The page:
Cowboys 2010 Initial Drive Statistics
In a previous post, I detailed why a major problem with the ’09 Cowboys was their inability to come out of the gates on fire (whether it was to start the game or the second half). The Cowboys averaged significantly less yards-per-play and points-per-drive to start the game and second half than on “non-initial” drives.
I believe initial drives are a tremendous indicator of the strength of an offensive coordinator. It is during these drives that he has more control and influence over the game than any others. On the opening drive, his plays are scripted, meaning he had all week to determine which ones were most suitable to attack the defense. The opening drive in the second half is the first during which an offense can implement its halftime adjustments.
Jason Garrett does a lot of things well, but I think he sometimes struggles with adaptability. We’ve certainly seen him improve with his abundance of weak side runs, play-calling alterations with particular personnel, and 3rd down runs this season. However, I’ve always felt he has such confidence in himself and his players that he believes the 11 men on offense will always execute. But being an offensive coordinator is about maximizing the likelihood of success for an offense, not stubbornly calling the same plays until they work.
Below are the Cowboys’ 2010 stats on initial and “non-initial” drives.
A few points of interest. . .
- You can see Garrett improved in his initial drive play-calling, at least statistically. Overall, the Cowboys averaged 5.42 yards-per-play on all initial drives (both first and second half) in 2009. That number jumped to 5.78 this season.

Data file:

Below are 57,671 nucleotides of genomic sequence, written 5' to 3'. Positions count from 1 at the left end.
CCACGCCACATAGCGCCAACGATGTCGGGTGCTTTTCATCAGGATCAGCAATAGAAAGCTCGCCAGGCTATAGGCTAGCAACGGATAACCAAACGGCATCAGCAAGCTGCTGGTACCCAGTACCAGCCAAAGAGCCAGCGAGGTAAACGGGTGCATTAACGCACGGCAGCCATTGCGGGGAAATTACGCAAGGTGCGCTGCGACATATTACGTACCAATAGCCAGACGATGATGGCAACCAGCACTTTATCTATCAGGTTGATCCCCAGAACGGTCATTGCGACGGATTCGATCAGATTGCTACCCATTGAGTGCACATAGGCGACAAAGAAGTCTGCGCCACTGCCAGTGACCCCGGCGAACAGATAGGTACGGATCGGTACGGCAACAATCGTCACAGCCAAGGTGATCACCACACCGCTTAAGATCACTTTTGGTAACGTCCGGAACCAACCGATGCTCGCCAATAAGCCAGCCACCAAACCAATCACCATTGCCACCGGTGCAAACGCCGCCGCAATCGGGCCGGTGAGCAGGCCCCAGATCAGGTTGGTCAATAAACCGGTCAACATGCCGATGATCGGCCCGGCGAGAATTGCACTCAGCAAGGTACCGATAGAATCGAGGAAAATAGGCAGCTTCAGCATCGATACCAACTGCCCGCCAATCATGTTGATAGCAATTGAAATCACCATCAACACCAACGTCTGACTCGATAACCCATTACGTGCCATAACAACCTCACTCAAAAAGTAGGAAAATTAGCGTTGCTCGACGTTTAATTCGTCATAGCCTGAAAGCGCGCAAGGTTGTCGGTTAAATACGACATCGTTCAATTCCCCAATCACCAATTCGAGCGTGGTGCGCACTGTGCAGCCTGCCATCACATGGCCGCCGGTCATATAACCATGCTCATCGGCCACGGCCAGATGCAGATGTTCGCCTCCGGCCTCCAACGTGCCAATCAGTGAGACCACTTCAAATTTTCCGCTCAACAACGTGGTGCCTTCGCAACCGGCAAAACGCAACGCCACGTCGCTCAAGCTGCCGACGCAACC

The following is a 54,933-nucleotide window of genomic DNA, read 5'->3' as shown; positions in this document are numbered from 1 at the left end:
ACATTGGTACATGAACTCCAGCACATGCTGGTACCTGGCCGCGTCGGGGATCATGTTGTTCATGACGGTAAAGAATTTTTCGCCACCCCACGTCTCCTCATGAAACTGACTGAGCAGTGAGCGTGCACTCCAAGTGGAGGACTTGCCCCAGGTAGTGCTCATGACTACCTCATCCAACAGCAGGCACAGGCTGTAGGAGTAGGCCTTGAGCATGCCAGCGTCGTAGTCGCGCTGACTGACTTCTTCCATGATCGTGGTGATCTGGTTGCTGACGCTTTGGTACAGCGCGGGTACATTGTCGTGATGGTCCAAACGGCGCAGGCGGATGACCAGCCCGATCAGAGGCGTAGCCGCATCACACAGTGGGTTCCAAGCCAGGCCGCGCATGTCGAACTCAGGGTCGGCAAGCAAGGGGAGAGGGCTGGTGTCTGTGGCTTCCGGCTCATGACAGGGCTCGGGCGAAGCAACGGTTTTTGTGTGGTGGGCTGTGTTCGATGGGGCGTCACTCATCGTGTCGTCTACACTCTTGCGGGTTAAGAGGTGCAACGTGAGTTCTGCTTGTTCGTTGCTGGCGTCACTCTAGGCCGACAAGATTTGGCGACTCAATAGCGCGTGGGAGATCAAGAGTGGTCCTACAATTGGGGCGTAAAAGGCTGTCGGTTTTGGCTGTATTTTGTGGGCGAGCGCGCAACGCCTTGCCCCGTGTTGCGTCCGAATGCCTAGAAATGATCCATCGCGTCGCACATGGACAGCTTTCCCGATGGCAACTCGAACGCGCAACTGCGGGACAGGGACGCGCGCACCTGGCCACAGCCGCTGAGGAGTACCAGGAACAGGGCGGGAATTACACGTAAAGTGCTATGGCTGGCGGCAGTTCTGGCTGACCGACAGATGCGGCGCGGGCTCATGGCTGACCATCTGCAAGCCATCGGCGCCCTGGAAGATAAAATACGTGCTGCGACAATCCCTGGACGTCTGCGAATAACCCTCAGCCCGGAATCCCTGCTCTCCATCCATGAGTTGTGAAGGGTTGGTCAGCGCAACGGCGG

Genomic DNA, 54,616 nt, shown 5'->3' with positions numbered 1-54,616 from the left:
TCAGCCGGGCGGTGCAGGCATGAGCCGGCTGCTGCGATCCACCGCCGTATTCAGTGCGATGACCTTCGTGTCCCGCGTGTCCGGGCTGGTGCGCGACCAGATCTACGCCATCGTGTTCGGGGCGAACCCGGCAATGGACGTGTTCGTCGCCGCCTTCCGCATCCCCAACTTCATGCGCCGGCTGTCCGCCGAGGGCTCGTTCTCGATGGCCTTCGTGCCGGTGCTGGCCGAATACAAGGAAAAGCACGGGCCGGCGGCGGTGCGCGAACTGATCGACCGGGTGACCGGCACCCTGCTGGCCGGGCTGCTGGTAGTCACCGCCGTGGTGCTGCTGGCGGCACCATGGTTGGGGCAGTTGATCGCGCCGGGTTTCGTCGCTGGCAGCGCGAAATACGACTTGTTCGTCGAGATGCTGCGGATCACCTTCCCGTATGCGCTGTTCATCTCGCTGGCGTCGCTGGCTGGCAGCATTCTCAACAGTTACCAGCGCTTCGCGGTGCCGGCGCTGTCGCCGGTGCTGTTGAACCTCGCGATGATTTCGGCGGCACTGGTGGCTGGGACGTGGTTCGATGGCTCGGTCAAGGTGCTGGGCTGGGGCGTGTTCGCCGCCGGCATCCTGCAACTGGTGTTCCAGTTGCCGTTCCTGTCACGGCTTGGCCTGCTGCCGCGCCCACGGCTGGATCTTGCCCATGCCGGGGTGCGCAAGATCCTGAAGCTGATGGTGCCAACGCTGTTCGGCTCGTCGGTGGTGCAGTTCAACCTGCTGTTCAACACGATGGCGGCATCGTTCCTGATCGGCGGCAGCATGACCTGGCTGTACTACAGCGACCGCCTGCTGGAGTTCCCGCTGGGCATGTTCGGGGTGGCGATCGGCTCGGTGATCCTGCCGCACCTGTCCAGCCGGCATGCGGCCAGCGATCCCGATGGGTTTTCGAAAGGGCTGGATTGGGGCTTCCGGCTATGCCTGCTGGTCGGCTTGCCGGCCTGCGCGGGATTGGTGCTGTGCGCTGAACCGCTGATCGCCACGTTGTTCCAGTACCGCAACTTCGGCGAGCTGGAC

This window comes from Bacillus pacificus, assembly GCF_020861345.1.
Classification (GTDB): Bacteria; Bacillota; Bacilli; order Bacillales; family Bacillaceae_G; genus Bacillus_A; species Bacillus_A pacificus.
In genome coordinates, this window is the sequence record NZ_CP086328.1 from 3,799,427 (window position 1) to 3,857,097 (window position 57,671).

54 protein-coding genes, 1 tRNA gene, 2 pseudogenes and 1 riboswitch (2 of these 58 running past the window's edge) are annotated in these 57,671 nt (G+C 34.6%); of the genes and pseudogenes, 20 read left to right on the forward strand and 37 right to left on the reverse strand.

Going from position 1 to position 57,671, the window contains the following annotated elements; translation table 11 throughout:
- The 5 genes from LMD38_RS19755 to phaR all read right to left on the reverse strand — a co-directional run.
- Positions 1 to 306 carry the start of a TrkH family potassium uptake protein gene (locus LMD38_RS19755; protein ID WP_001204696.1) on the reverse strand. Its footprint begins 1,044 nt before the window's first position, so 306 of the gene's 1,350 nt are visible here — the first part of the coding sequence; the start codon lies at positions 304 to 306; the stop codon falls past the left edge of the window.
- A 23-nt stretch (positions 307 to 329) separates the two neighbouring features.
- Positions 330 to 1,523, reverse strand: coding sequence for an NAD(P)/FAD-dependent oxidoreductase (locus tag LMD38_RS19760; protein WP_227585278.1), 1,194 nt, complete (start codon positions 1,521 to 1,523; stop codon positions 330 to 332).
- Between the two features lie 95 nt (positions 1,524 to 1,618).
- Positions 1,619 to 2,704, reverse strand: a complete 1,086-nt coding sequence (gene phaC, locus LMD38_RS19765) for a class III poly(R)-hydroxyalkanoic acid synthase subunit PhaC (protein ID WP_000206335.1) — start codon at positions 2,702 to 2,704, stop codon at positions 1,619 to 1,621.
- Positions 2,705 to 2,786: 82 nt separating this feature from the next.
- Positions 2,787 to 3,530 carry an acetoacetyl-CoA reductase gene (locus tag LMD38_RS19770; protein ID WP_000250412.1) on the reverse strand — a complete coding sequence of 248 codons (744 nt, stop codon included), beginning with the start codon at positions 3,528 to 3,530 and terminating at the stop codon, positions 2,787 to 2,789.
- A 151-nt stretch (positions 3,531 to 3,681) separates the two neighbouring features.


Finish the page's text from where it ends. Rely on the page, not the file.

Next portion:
- More importantly, the points-per-drive increased. In 2009, the points-per-drive on initial drives was significantly lower than the overall points-per-drive rate. In 2010, however, the Cowboys scored more points-per-drive on both first and second half initial drives (2.13) than on all other drives (1.90).
- It’s still possible the sample size is too small to draw meaningful conclusions. This season alone, the ‘Boys had a three-play 75-yard drive, a three-play 71-yard drive, and a two-play 68-yard drive coming out of the half that skewed results. Overall in 2009 and 2010, Dallas averaged 5.60 yards-per-play on initial drives–lower than the 6.02 yards-per-play on all other drives.
Do you think Garrett has improved in his adjustments and his overall ability as a play-caller?
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